Right, that tags thing looks like a good idea. It should be easy to
hack into BBDB. I’ll need to actually tag people, and then write an
Emacs Lisp script that scans through all of the records, gathers them
into categories, and then creates the list.

HEY. This might actually work. Here’s a quick test of tags:

ateneo Charles Yeung,Sean Uy,Ryan Kristoffer Tan,Stephanie Sy,Bit Santos,Jerome Punzalan
pisay Jerome Punzalan,clair ching,mario carreon
linux Eric Pareja,Jared Odulio,Chris G. Haravata,levi guerrero,Zak B. Elep,clair ching,Dean Michael Berris,Jan Alonzo
blog Charles Yeung,Sean Uy,Ryan Kristoffer Tan,Stephanie Sy,Aaditya Sood,Bit Santos,Raven,Jerome Punzalan,Richard Plana,Phillip Pearson,Eric Pareja,Jared Odulio,Celsus Kintanar,Jan Michael Ibanez,Mark A. Hershberger,Chris G. Haravata,levi guerrero,Cha Gascon,Sim Gamboa, III,Marcelle Fabie,Zak B. Elep,David Edmondson,edelgado,Dominique Cimafranca,clair ching,Sean Champ,Dean Michael Berris,Jason Banico,John S. J. Anderson,Jan Alonzo
debian Federico Sevilla III,Paul Lussier,Angus Lees,Frederik Fouvry,Zak B. Elep,Joe Corneli,clair ching,Sean Champ,Miles Bader,Jan Alonzo,Jesse Alama
emacs Manoj Srivastava,Paul Lussier,Lukhas,Angus Lees,Mario Lang,Jan Michael Ibanez,Mark A. Hershberger,Frederik Fouvry,clair ching,Miles Bader,Ethan Aubin,John S. J. Anderson,Jesse Alama
planner Paul Lussier,Mark A. Hershberger,Frederik Fouvry,Zak B. Elep,Joe Corneli,clair ching,Ethan Aubin,John S. J. Anderson,Jesse Alama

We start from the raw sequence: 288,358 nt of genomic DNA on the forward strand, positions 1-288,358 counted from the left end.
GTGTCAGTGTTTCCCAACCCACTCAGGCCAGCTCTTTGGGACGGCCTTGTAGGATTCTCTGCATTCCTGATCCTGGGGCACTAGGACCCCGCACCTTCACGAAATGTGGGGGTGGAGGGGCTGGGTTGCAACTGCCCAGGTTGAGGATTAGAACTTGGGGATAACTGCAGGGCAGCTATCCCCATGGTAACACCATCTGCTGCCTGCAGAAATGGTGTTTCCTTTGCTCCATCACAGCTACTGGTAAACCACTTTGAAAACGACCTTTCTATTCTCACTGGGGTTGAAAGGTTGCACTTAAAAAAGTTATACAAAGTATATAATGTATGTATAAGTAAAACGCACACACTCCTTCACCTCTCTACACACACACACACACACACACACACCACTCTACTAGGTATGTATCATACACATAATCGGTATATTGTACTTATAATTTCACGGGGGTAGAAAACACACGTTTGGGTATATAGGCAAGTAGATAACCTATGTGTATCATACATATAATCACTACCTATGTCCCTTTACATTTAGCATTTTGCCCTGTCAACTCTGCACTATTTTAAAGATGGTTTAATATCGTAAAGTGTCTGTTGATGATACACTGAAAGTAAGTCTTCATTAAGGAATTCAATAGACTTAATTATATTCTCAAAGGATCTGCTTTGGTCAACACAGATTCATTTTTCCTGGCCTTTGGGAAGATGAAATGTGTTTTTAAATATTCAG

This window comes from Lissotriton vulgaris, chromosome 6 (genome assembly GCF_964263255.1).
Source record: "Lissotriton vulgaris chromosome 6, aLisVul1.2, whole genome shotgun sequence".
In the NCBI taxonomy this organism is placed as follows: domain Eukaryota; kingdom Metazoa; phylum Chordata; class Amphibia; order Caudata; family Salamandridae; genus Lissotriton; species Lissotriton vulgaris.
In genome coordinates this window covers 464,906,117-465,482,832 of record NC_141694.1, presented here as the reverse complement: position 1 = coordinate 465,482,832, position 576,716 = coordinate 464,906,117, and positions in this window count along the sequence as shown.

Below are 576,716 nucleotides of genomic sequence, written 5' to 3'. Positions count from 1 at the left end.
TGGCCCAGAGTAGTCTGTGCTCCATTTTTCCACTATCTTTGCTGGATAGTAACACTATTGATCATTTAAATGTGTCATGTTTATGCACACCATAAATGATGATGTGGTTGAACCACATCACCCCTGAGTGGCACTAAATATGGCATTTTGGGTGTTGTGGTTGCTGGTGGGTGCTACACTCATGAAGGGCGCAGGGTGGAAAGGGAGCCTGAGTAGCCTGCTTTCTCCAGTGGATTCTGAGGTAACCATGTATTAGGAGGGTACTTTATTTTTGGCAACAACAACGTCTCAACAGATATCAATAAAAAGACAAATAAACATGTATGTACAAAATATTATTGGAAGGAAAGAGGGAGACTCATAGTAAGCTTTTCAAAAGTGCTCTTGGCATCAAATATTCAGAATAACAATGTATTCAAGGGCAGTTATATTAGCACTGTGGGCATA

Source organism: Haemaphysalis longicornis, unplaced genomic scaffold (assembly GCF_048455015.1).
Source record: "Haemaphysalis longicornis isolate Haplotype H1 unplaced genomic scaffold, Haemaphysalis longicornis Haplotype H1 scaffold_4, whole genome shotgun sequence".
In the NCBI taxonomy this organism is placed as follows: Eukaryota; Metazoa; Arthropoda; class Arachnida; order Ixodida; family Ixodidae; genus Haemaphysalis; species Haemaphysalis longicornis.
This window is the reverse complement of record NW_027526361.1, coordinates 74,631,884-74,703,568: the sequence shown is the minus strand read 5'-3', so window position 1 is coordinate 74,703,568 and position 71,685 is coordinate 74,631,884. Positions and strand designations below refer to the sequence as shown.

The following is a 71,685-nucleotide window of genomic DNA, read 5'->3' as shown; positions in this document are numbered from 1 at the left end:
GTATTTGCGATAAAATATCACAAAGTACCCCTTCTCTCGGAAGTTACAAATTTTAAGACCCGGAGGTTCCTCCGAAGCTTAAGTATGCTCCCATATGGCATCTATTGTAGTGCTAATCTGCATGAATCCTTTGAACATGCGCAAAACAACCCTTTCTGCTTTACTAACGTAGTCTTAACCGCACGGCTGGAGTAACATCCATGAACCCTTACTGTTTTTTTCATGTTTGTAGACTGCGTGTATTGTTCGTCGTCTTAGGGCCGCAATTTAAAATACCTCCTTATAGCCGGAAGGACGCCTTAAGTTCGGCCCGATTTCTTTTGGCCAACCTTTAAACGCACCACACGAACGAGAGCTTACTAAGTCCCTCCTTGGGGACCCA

Use C-o to add a “tags” field to your BBDB records. This should be a space-delimited list of tags (case-sensitive for now).
Call M-x sacha/planner-bbdb-insert-tags-alist to produce a list like the one above.

(defun sacha/bbdb-get-tags (record)
  "Return the tags for RECORD as a list."
  (let ((tags (bbdb-record-getprop record 'tags)))
    (when tags (split-string tags))))

(defun sacha/bbdb-test-tags (query tags)
  "Return non-nil if QUERY is a subset of TAGS."
  (let ((result t))
    (while (and result query)
      (unless (member (car query) tags)
        (setq result nil))
      (setq query (cdr query)))
    result))

(defun sacha/bbdb-search-tags-internal (records tags)
  "Return a list of RECORDS matching TAGS."
  (when (stringp tags) (setq tags (split-string tags)))
  (let (result)
    (while records
      (when (sacha/bbdb-test-tags tags
                                  (sacha/bbdb-get-tags (car records)))
        (setq result (cons (car records) result)))
      (setq records (cdr records)))
    result))

(defun sacha/bbdb-search-tags (tags)
  "Display all the records that match TAGS."
  (interactive "MTags: ")
  (bbdb-display-records (sacha/bbdb-search-tags-internal (bbdb-records) tags)))

(defun sacha/planner-bbdb-link (record)
  "Return a link to RECORD."
  (or (bbdb-record-getprop record 'plan)
      ;; From a BBDB entry with a plan page; use that. Yay!
      (concat "[[bbdb://"
              (emacs-wiki-replace-regexp-in-string
               " " "."
               (bbdb-record-name record))
              "][" (bbdb-record-name record)
              "]]")))

(defun sacha/bbdb-get-tags-index ()
  "Return a list of tags and records."
  (let ((tags-alist '())
        (records (bbdb-records))
        tags
        entry
        list
        link)
    (while records
      (setq tags (sacha/bbdb-get-tags (car records)))
      (while tags
        (setq entry (assoc (car tags) tags-alist))
        (setq list (cdr entry))
        (add-to-list 'list (car records))
        (if entry
            (setcdr entry list)
          (add-to-list 'tags-alist (cons (car tags) list)))
        (setq tags (cdr tags)))
      (setq records (cdr records)))
    tags-alist))

(defun sacha/planner-bbdb-insert-tags-alist (&optional tag-alist)
  "Insert TAG-ALIST into the current buffer."
  (interactive)